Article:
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We hope this review was both interesting and useful. Please share it with family and friends who would benefit from it as well.

Book Review

This legal drama is the third book in the " Theodore Boone" series by John Grisham and is published by Dutton Children's Books, a division of Penguin's Young Readers Group.

Theodore Boone: The Accused is written for ages 8 to 12. The age range reflects readability and not necessarily content appropriateness.

Positive Elements

Spiritual Content

Sexual Content

Violent Content

Crude or Profane Language

Drug and Alcohol Content

Other Negative Elements

Conclusion

Pro-social Content

Objectionable Content

Summary Advisory

Plot Summary

Picking up a thread from the first book, The Accused begins with the second trial of Pete Duffy, whose first trial for murder was declared a mistrial. When the trial opens on Monday morning, however, the court learns that the accused has disappeared. Not even his defense team knows his whereabouts, and another mistrial is declared.

Theodore Boone, a bright, often irreverent 13-year-old, aspires to be a first-rate courtroom lawyer or judge someday. Recognizing his expertise and interest in law, his school principal signs a release note permitting him to attend the trial, and Theo witnesses the mistrial, then returns to school.

Back at school, Theo discovers that his locker has been broken into, and his ball cap and other items are missing. He unwisely decides against reporting it because it would take too long and entail too much paperwork. Next, when he mounts his bike to leave, he is alarmed to see that his bike tire is slashed. He has the tire repaired and almost has a normal day the next school day.

Tuesday afternoon, following his scout meeting, he finds his tire slashed, again. He has it repaired, again, and then continues on to his parents' law office. Theo is unable to find time to talk with his parents about his locker and tires being slashed because they are too busy with clients. Since they are busy with clients, he goes into his "office" to do his homework. Suddenly a large rock smashes through his window, shattering glass everywhere.

Wednesday comes, and Theo feels sure it'll be better than Tuesday. He begins to have misgivings when he is called into the principal's office to meet with two detectives. They suspect Theo of possessing stolen property. They inspect his locker and find three computer tablets that Theo doesn't own. He doesn't know how they ended up in his locker. Theo phones his parents, but neither is available. Next he phones Uncle Ike, who comes to the school at once. The ensuing discussion reveals that an anonymous caller told the detectives they would find the stolen property from a computer store crime committed the night before in Theo's locker.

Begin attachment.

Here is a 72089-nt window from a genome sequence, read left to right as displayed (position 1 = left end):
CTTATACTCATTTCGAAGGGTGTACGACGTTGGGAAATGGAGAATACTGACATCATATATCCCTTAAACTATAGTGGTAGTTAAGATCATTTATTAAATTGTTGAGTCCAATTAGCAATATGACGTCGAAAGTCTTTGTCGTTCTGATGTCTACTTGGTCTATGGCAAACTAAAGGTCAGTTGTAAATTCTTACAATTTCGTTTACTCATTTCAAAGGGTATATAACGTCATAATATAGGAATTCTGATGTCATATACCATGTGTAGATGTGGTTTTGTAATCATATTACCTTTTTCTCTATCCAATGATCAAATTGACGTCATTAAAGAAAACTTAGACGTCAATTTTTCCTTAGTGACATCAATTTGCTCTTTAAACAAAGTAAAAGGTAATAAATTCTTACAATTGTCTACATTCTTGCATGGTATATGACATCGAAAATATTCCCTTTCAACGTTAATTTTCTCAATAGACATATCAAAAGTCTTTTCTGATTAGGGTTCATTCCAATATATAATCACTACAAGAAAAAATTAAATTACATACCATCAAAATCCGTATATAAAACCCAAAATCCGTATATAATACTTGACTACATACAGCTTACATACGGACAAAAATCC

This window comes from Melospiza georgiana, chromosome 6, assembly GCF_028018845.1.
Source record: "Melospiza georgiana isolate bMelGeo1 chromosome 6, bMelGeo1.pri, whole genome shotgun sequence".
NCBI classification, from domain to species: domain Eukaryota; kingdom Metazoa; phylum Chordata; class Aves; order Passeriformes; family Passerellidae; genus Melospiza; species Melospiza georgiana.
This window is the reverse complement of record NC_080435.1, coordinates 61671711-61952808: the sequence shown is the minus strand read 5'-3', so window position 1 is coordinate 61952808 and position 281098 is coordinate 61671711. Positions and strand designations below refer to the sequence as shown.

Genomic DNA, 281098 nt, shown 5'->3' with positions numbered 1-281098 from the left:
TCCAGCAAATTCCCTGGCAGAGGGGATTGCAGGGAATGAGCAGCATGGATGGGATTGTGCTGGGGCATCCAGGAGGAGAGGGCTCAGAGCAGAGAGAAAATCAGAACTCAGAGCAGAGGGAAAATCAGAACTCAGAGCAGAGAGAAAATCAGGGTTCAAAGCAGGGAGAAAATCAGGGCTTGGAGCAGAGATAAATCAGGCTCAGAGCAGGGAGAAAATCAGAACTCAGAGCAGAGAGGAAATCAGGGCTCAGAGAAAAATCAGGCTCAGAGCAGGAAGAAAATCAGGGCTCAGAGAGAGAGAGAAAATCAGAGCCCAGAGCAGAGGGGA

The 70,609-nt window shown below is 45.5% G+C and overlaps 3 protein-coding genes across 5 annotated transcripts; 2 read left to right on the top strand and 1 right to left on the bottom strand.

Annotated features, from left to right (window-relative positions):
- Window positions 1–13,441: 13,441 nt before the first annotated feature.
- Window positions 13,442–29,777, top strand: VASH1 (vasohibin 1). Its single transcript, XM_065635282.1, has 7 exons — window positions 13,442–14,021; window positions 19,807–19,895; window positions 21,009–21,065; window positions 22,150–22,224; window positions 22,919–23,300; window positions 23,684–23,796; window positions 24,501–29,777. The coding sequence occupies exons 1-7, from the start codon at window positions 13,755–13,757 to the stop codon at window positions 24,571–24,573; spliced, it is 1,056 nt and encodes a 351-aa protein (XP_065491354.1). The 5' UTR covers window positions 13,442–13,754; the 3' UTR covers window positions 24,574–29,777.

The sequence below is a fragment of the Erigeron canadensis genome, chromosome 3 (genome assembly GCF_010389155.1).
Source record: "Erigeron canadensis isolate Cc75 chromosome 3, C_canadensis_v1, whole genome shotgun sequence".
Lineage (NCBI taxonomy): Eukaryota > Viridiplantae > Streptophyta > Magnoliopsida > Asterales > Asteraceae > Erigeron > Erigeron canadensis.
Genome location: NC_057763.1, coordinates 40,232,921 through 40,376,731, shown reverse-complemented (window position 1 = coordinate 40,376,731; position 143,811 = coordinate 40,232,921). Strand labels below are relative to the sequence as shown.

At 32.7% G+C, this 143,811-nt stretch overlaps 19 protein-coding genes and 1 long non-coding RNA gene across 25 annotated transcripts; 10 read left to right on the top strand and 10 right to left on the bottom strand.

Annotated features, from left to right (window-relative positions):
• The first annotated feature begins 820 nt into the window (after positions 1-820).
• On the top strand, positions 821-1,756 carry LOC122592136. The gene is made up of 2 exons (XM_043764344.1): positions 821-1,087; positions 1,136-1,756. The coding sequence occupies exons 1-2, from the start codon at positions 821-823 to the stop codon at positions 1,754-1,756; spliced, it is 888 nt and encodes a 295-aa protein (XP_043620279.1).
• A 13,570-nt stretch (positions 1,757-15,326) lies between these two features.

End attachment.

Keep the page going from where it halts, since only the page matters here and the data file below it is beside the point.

After school, Theo makes a trip with his parents to the police station to record a formal statement. Later that evening, as the family dines on their usual Wednesday Chinese takeout dinner, Theo gets an urgent text message to check his email. When he does, he sees that an anonymous email has circulated throughout town with a picture attached. It shows him leaving the police station with his parents, and the sender captions it by writing that Theo was arrested for burglarizing a computer store and will go to juvenile court next week. Mr. and Mrs. Boone encourage Theo to fight back.

Thursday, Theo reluctantly returns to school knowing he'll have to endure taunts the whole day. While he's in the cafeteria, a group of his buddies chant, "Guilty, guilty, guilty." Later, a school troublemaker calls him a jailbird. Soon after, a fight erupts in the hall, landing four of the boys in trouble with the principal. Theo and the rest earn a two-day suspension. While later discussing his punishment with his parents, the police arrive with further evidence of Theo's guilt: his Minnesota Twins cap was found at the crime scene. Armed with a warrant, police search the Boone family home but find no further evidence.